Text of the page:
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Equatorial Guinea Requests Arrest of Thatcher, Accused in Alleged Coup Plot - 2004-08-28

The government of Equatorial Guinea announced Saturday that it has requested an international arrest warrant for the son of former British Prime Minister Margaret Thatcher for his alleged involvement in a failed coup attempt in the oil-rich west African nation. Mr. Thatcher is under house arrest in Cape Town, South Africa.

The deputy prime minister of Equatorial Guinea announced that international arrest warrants had been requested for anyone connected with the coup attempt, which the government says was foiled in March.

Mark Thatcher, Margaret Thatcher's 51-year-old son, was included on the list for warrants, but the government of Equatorial Guinea firmly denied requesting his extradition from South Africa.

Mr. Thatcher was arrested on Wednesday in Cape Town, but released on bail until a trial is set in November.

South Africa, which abolished the death penalty in 1994, has already said it would not extradite any suspect to a country that still employs capital punishment, such as Equatorial Guinea.

But observers at a current trial in the capital, Malabo, suggest that the international arrest warrants could allow Equatorial Guinea to administer further charges against Mark Thatcher, if and when he is tried in South Africa.

American diplomat Dan Vernon, who has been attending the trial in Equatorial Guinea since it began last Monday, says South African arms dealer Nick du Toit, a key state witness at the trial, testified that he had met Mr. Thatcher.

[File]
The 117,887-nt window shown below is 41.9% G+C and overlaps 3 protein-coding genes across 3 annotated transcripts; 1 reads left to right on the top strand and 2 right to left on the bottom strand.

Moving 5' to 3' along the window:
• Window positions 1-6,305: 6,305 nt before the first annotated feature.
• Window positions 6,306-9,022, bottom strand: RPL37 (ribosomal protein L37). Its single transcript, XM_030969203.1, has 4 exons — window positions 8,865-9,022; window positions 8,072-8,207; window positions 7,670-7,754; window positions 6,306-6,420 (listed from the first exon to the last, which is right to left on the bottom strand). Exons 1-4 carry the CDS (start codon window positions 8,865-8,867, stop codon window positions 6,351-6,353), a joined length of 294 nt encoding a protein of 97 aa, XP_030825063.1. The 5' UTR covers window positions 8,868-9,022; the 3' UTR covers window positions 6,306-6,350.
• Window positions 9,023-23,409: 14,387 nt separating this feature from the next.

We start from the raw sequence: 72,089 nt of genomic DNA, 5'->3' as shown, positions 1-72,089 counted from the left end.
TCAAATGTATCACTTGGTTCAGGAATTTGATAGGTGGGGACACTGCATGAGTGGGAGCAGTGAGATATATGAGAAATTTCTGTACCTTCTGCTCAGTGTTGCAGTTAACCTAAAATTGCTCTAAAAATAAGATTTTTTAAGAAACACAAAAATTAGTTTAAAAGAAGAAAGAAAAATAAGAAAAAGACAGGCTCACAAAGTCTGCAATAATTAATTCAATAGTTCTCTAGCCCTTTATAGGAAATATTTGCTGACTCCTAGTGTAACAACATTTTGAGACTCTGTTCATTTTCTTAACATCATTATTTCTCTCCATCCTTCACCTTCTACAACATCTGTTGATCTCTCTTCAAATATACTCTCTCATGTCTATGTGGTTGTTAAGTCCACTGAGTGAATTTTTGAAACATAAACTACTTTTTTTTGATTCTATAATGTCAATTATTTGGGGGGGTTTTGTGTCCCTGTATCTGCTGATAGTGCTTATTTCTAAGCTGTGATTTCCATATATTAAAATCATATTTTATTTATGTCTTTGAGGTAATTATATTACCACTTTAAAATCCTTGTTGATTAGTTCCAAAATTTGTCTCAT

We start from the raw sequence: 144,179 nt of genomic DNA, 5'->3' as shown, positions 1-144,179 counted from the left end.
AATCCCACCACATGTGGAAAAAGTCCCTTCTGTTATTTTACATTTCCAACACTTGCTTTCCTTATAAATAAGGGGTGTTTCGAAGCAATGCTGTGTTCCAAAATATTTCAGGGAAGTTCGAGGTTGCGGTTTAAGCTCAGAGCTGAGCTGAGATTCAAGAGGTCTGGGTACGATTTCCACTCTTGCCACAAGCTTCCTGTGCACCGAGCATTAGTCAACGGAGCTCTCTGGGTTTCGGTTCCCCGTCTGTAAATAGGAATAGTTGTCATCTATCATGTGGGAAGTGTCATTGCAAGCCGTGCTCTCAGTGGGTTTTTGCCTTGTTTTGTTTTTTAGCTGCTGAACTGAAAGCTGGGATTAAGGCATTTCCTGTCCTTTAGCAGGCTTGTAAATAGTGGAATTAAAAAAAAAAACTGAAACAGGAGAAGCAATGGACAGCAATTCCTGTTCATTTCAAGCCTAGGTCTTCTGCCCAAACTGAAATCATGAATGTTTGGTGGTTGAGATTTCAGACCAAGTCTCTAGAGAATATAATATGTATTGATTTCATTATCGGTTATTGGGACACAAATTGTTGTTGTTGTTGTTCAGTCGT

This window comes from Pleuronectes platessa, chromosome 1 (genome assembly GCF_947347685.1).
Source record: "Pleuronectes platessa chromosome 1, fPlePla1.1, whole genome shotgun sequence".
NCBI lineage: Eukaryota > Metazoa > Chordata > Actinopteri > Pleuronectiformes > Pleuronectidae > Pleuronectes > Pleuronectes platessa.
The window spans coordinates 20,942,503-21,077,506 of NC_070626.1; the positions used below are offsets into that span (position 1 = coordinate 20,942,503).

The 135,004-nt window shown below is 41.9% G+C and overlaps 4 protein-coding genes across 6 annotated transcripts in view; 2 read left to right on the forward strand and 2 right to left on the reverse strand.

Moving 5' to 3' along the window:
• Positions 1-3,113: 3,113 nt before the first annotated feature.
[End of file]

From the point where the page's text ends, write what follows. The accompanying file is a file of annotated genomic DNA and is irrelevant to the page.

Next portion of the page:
"My understanding of what he said was he had, in fact, met Mark Thatcher at a meeting arranged, I believe, by Simon Mann, at which the possible provision of helicopters was discussed," said Dan Vernon. "Nothing in my recollection of what [Nick] du Toit said would suggest that a coup plot in this country was discussed."

Simon Mann, a former British special forces officer, was found guilty Friday in Zimbabwe on charges of acquiring dangerous weapons in connection with the coup plot in Equatorial Guinea. But Mr. Mann contends the weapons were to protect a mining project in the Democratic Republic of Congo.

American diplomat Mr. Vernon, says Mr. du Toit was known to have many legitimate business operations in Equatorial Guinea and that the meeting with Mr. Thatcher should not directly implicate him in the coup plot.

Mr. du Toit is the only foreign defendant on trial in Equatorial Guinea to admit any involvement in the plot to overthrow longstanding President Teodoro Obiang Nguema.